The article also highlights several other interesting observations. For instance, the gene variants in question are also found in other mammals, which suggests the variants may have important roles in helping people adapt or survive. This may explain why depression persists in the human gene pool. In addition, a person’s genes may affect brain development over time, including how the brain adapts to various environmental influences. The variants identified in the study are not specific to depression but are also correlated with other mental disorders, such as schizophrenia. The gene variants also overlap with genes involved in obesity and sleep quality. Finally, the authors said that the findings confirm the targets of known antidepressant medications and may offer clues for developing new drugs to treat depression.
How stress affects the body
Stress can be defined as an automatic physical response to any stimulus that requires you to adjust to change. Every real or perceived threat to your body triggers a cascade of stress hormones that produces physiological changes. We all know the sensations: your heart pounds, muscles tense, breathing quickens, and beads of sweat appear. This is known as the stress response.
The stress response starts with a signal from the part of your brain known as the hypothalamus. The hypothalamus joins the pituitary gland and the adrenal glands to form a trio known as the hypothalamic-pituitary-adrenal (HPA) axis, which governs a multitude of hormonal activities in the body and may play a role in depression as well.
When a physical or emotional threat looms, the hypothalamus secretes corticotropin-releasing hormone (CRH), which has the job of rousing your body. Hormones are complex chemicals that carry messages to organs or groups of cells throughout the body and trigger certain responses. CRH follows a pathway to your pituitary gland, where it stimulates the secretion of adrenocorticotropic hormone (ACTH), which pulses into your bloodstream. When ACTH reaches your adrenal glands, it prompts the release of cortisol.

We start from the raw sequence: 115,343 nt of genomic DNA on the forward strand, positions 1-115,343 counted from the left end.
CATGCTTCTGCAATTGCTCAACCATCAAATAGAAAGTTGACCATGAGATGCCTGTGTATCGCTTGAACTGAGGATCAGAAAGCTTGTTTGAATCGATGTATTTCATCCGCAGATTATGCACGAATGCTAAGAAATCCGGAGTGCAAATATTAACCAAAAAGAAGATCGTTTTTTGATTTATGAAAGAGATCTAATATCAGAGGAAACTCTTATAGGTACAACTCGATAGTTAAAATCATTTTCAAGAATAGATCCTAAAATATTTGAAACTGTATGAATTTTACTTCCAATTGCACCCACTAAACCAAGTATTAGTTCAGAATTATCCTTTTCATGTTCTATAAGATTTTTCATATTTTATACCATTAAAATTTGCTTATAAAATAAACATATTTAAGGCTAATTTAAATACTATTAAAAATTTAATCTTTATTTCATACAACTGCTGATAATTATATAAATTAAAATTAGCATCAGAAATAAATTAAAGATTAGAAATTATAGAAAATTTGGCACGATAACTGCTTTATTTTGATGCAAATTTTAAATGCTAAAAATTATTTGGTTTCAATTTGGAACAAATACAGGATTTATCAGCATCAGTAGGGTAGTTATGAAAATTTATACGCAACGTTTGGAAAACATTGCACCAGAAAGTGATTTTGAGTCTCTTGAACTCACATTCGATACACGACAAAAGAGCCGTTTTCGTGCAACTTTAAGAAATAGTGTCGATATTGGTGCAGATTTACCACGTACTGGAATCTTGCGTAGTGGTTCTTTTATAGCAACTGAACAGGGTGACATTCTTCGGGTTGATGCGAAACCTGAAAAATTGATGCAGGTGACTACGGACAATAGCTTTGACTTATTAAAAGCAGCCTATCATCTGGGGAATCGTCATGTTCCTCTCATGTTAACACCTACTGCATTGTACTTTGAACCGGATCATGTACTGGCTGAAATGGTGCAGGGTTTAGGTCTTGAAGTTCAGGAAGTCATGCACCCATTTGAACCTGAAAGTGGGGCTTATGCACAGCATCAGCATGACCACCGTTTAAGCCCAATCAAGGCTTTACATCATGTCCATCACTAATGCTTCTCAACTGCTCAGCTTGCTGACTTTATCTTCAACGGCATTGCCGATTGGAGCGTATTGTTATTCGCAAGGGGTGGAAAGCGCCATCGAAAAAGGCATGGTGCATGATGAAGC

The boost in cortisol readies your body to fight or flee. Your heart beats faster — up to five times as quickly as normal — and your blood pressure rises. Your breath quickens as your body takes in extra oxygen. Sharpened senses, such as sight and hearing, make you more alert.
CRH also affects the cerebral cortex, part of the amygdala, and the brainstem. It is thought to play a major role in coordinating your thoughts and behaviors, emotional reactions, and involuntary responses. Working along a variety of neural pathways, it influences the concentration of neurotransmitters throughout the brain. Disturbances in hormonal systems, therefore, may well affect neurotransmitters, and vice versa.
Normally, a feedback loop allows the body to turn off "fight-or-flight" defenses when the threat passes. In some cases, though, the floodgates never close properly, and cortisol levels rise too often or simply stay high. This can contribute to problems such as high blood pressure, immune suppression, asthma, and possibly depression.
Studies have shown that people who are depressed or have dysthymia typically have increased levels of CRH. Antidepressants and electroconvulsive therapy are both known to reduce these high CRH levels. As CRH levels return to normal, depressive symptoms recede. Research also suggests that trauma during childhood can negatively affect the functioning of CRH and the HPA axis throughout life.
Early losses and trauma
Certain events can have lasting physical, as well as emotional, consequences. Researchers have found that early losses and emotional trauma may leave individuals more vulnerable to depression later in life.
Profound early losses, such as the death of a parent or the withdrawal of a loved one's affection, may resonate throughout life, eventually expressing themselves as depression. When an individual is unaware of the wellspring of his or her illness, he or she can't easily move past the depression. Moreover, unless the person gains a conscious understanding of the source of the condition, later losses or disappointments may trigger its return.
Traumas may also be indelibly etched on the psyche. A small but intriguing study in the Journal of the American Medical Association showed that women who were abused physically or sexually as children had more extreme stress responses than women who had not been abused. The women had higher levels of the stress hormones ACTH and cortisol, and their hearts beat faster when they performed stressful tasks, such as working out mathematical equations or speaking in front of an audience.
Many researchers believe that early trauma causes subtle changes in brain function that account for symptoms of depression and anxiety. The key brain regions involved in the stress response may be altered at the chemical or cellular level. Changes might include fluctuations in the concentration of neurotransmitters or damage to nerve cells. However, further investigation is needed to clarify the relationship between the brain, psychological trauma, and depression.